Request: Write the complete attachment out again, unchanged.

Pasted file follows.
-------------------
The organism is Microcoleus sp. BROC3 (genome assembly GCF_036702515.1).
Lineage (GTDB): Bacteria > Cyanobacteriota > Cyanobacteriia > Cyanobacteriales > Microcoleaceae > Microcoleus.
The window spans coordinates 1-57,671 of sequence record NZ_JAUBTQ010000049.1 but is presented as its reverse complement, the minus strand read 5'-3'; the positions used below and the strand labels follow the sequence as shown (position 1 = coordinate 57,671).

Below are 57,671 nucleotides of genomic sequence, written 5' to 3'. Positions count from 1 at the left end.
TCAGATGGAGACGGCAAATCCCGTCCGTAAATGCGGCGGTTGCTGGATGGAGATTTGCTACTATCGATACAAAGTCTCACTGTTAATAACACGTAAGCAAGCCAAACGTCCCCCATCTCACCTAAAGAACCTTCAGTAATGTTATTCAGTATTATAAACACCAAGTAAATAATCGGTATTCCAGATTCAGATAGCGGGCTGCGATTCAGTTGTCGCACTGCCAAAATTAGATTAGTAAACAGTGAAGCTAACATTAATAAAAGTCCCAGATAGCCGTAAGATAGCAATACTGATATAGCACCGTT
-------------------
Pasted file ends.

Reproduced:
The organism is Microcoleus sp. BROC3 (genome assembly GCF_036702515.1).
Lineage (GTDB): Bacteria > Cyanobacteriota > Cyanobacteriia > Cyanobacteriales > Microcoleaceae > Microcoleus.
The window spans coordinates 1-57,671 of sequence record NZ_JAUBTQ010000049.1 but is presented as its reverse complement, the minus strand read 5'-3'; the positions used below and the strand labels follow the sequence as shown (position 1 = coordinate 57,671).

Below are 57,671 nucleotides of genomic sequence, written 5' to 3'. Positions count from 1 at the left end.
TCAGATGGAGACGGCAAATCCCGTCCGTAAATGCGGCGGTTGCTGGATGGAGATTTGCTACTATCGATACAAAGTCTCACTGTTAATAACACGTAAGCAAGCCAAACGTCCCCCATCTCACCTAAAGAACCTTCAGTAATGTTATTCAGTATTATAAACACCAAGTAAATAATCGGTATTCCAGATTCAGATAGCGGGCTGCGATTCAGTTGTCGCACTGCCAAAATTAGATTAGTAAACAGTGAAGCTAACATTAATAAAAGTCCCAGATAGCCGTAAGATAGCAATACTGATATAGCACCGTT